Callahan's Crosstime Saloon by Spider Robinson

A bar unlike any other.

According to Spider Robinson, and his narrator, Jake Stonebender, Callahan's Bar is a place you can only find if you really need to. Run by the illustrious Mike Callahan, this is a bar unlike anything I've ever seen. Well-lit, comfortable chairs, and cheap alcohol, this is the type of place we always dream of finding, but never have. Fast Eddie plays piano, "Doc" Webster rules with puns, and a long list of regulars are there to keep the joint hopping. 

There's a tradition at Callahan's place: you drop a dollar for every drink. You pay your dollar, drink your drink, then you either give your glass back and take 50 cents from the box, or you make a toast. If you're going to make a toast, you step up to the line, drink, toast, and throw your glass into the fireplace. Everyone who steps up to the line gets the undivided attention of everyone in the room.

It's that kind of place. And the reason why, you'll never find it in this world. Can you imagine what we could do if we all stopped focusing on our own problems just long enough to help out someone with there's? And that's really what's at the heart of Callahan's, Callahan's Law, if you will: "Shared pain is lessened; shared joy, increased—thus do we refute entropy."

A group like no other.

The patron's at Callahan's are a unique group. Each one has worked his way through some very traumatic times. The narrator, for instance, tells briefly about how changing his own brakes saved him $30 and cost him his wife and daughter. It was Doc Webster who saved his life when he tried to kill himself, and set him on the path to Callahan's.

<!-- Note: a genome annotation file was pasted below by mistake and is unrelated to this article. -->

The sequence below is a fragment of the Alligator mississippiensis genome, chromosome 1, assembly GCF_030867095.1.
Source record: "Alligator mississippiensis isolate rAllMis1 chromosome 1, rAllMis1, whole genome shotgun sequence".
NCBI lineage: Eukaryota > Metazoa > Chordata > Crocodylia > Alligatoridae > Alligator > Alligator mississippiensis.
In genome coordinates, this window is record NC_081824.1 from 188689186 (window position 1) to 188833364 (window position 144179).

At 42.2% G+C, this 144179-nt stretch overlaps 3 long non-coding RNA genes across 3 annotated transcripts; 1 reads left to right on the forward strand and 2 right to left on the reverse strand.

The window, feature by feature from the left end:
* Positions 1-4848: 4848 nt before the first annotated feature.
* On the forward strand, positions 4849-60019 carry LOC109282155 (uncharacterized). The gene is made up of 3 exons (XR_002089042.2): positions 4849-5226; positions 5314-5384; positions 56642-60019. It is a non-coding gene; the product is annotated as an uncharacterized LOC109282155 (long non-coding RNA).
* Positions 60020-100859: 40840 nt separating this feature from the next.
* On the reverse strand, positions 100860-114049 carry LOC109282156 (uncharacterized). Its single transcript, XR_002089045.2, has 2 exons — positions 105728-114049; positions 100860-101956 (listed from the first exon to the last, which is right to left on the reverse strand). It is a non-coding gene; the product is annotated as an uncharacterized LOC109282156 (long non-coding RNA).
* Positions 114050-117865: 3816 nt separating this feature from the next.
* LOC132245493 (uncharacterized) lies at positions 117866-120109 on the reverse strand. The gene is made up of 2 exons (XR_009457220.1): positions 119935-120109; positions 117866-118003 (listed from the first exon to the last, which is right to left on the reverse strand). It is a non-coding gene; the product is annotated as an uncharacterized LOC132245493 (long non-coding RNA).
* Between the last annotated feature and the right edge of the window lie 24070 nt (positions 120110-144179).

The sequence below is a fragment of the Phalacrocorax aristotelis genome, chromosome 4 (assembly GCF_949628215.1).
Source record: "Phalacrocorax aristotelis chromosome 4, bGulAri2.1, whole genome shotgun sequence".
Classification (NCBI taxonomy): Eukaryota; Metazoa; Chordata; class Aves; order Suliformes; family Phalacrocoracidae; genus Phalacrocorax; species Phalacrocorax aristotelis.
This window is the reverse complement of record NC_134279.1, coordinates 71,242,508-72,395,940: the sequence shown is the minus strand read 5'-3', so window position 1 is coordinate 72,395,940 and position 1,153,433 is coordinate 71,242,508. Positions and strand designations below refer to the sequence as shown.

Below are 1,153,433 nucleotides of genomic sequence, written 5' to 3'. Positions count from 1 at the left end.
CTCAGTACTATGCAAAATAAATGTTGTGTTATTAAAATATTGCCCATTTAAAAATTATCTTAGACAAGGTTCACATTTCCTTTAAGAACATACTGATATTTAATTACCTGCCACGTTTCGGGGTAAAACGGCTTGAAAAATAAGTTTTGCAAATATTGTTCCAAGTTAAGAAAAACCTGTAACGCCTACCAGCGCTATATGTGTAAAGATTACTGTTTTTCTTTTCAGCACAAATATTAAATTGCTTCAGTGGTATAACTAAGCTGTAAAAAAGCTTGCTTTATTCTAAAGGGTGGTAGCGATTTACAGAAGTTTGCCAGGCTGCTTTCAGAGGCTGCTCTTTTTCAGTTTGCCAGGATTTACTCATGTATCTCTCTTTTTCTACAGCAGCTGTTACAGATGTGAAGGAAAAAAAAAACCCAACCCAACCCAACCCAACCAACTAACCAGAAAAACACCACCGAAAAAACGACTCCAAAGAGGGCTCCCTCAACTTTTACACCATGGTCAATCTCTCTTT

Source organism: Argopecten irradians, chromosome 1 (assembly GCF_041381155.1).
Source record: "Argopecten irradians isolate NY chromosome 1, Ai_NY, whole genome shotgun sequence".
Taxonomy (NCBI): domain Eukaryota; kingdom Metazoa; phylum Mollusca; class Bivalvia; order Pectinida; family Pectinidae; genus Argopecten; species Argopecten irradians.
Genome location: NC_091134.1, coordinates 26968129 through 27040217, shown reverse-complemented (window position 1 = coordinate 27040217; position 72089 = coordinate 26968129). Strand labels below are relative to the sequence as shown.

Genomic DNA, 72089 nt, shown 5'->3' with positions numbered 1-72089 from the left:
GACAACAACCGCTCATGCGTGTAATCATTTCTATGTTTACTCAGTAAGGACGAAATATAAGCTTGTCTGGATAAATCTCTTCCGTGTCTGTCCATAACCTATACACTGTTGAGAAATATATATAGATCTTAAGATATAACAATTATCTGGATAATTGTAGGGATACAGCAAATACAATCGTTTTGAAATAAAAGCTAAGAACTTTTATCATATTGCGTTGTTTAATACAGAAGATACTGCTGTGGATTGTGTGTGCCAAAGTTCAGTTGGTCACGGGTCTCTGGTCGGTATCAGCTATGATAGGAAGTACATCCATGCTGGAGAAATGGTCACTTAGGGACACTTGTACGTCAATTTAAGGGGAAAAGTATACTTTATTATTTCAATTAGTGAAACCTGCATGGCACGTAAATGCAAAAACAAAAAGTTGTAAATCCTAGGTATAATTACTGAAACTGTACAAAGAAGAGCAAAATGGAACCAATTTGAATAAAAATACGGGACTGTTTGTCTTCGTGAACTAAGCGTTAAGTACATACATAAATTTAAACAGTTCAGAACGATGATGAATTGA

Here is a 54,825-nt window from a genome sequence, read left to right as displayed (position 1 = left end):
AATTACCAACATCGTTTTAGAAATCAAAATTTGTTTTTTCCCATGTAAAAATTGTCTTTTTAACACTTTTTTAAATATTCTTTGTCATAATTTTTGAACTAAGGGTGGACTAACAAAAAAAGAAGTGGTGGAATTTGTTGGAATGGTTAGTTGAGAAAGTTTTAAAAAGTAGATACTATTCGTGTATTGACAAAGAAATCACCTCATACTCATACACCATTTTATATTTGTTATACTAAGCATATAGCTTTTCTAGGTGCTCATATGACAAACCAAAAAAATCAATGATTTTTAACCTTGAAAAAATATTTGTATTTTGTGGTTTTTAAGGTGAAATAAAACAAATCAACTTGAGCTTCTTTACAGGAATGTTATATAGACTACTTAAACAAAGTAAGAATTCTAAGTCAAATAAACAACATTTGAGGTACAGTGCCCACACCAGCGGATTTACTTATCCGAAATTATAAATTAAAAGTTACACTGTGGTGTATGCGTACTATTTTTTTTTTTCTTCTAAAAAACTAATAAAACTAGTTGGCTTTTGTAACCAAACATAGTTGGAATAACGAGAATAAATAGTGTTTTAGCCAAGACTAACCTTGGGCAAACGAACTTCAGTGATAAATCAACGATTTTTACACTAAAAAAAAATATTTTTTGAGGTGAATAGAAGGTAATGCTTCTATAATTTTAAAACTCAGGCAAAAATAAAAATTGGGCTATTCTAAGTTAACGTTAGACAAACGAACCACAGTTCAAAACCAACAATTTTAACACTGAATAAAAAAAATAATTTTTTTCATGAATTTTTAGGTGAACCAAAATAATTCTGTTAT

And each story in the book focuses on similar stories. For instance "The Guy With The Eyes", the first, introduces you to the bar and it's crowd, and an alien who is an advance scout that, for the first time, truly regrets having to destroy a planet. Or "Two Heads Are Better Than One" about a pair of telepaths, one locked up in an institute, the other trying to get to him and failing. In each case, the bar patron's are there to listen and try to lend their insight and assistance to help them solve the problems.

And therein lies my only complaint with the books. They are funny (especially if you enjoy puns), and they are well written and enjoyable. But they all have a somewhat moralistic tone that can wear on you. They are great one story at a time. but it's not one that I would sit down and read in one shot.

Places to find Callahan's

Callahan's Crosstime Saloon is a fun series of short stories and it continues from there. Time Traveller's Strictly Cash and The Callahan's Secret carry on the punny traditions of the original. I also enjoyed Callahan's Lady and Lady Slings The Booze, which move out of the bar (which at one point is destroyed by a nuclear blast) and into the brothel. It seems that all this time Mike's wife has been running a brothel in New York, doing much the same work that Mike was doing, just horizontally. Callahan's Lady introduces Sally McGee (a tribute to Travis McGee of John D. Macdonald fame, who is often referenced in the stories) and her eccentric whorehouse.Lady Slings The Booze introduces a hard-boiled detective brought in to figure out a rather strange series of incidents, incidents the Lady's clientele would rather not have brought to the attention of the police.

There was also a fun video game produced for the PC, Windows 95 and DOS, that toke up the basic premise of the novels and expanded them beyond the bar. You play Jake, who finds himself helping his friends at the bar to solve some mysteries. It takes some puzzle solving and a sense of humor. The background music is performed by Spider Robinson's band at the time, from lyrics that appeared in the stories. It was an entertaining way to kill a few hours back in school.

So, have you read the Callahan series? Any thoughts or opinions on them, I'd love to hear them. I'd also love to hear any suggestions on similar books that you've come across.

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